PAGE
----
At rank 18, the Czech Republic’s status performance is the best among the East-Central European states.
The center-right government established a 15% flat tax, reduced corporate tax levels, cut social spending and introduced health care fees.
These unpopular measures led to a vote of no-confidence in March 2009. The ensuing caretaker government failed to introduce substantial measures.
Economic policy outcomes have improved somewhat since the SGI 2009. The economic crisis has led to a sharp drop in exports, but the banking and financial systems have remained largely unaffected.
Czech democracy (rank 18) is firmly established.
Parties in elections compete against each other with state support that depends on their voting strength in parliament. The media provides coverage of all significant political opinions.
Civil rights are legally secured, particularly since anti-discrimination legislation was passed under pressure from the EU. There are legal checks on the executive’s actions and the Constitutional Court has been very active in constraining parliament’s decisions.
Corruption remains an important issue with politicians from all sides linked to dubious business practices. Existing laws have not proven effective, but there are frequent media exposures of corruption.
The Czech Republic ranks 18th in the SGI’s economy and employment category (+ 4 ranks relative to SGI 2009).
The economy grew rapidly until 2008, but suffered a sharp drop in exports following the global financial crisis. Although the banking and financial systems remained largely unaffected, the budget deficit rose to 6% of GDP in 2009.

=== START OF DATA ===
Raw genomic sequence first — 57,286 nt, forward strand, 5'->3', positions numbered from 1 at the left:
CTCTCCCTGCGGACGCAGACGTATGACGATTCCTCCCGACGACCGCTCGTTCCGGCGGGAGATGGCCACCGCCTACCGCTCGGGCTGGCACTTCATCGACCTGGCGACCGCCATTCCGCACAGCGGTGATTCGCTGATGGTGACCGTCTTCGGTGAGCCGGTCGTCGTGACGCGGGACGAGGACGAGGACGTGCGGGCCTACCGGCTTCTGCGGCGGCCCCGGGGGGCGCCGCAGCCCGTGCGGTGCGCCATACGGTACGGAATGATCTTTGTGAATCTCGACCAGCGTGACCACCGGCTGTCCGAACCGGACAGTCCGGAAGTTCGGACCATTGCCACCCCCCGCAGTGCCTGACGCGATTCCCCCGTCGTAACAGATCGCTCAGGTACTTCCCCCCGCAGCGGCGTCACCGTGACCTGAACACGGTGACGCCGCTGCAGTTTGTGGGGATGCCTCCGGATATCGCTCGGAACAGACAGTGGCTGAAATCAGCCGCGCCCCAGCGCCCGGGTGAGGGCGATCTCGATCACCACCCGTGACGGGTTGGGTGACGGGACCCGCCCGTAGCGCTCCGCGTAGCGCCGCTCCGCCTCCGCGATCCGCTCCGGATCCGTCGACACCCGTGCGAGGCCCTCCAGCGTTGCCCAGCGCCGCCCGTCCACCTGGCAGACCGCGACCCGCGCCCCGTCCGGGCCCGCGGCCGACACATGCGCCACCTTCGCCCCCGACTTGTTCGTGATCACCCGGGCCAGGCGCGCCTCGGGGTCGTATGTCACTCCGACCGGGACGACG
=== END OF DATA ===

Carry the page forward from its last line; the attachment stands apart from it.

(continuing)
Unemployment levels are at the OECD average, but long-term unemployment and regional disparities in employment distribution are relatively high.
As part of a major overhaul of the tax system in 2008, the previously progressive income tax was replaced by a single 15 percent rate (“flat tax”).
At rank 16, the Czech Republic’s social policy evaluation leaves it at a stable middle level.
Gains in life expectancy and very low infant mortality rates attest to the quality of the health care system, which provides free medical treatment through state and private insurance schemes.
Social inclusion issues remain problematic. Inequalities in incomes as well as between regions and sectors are increasing, though the disparities are less stark in absolute terms than in other east-central European states.
Though employment rates among women are relatively high, family policy needs to take account of the growing number of single mothers. Pension system reform is the focus of debate, following a Constitutional Court ruling declaring the existing system to be unconstitutional.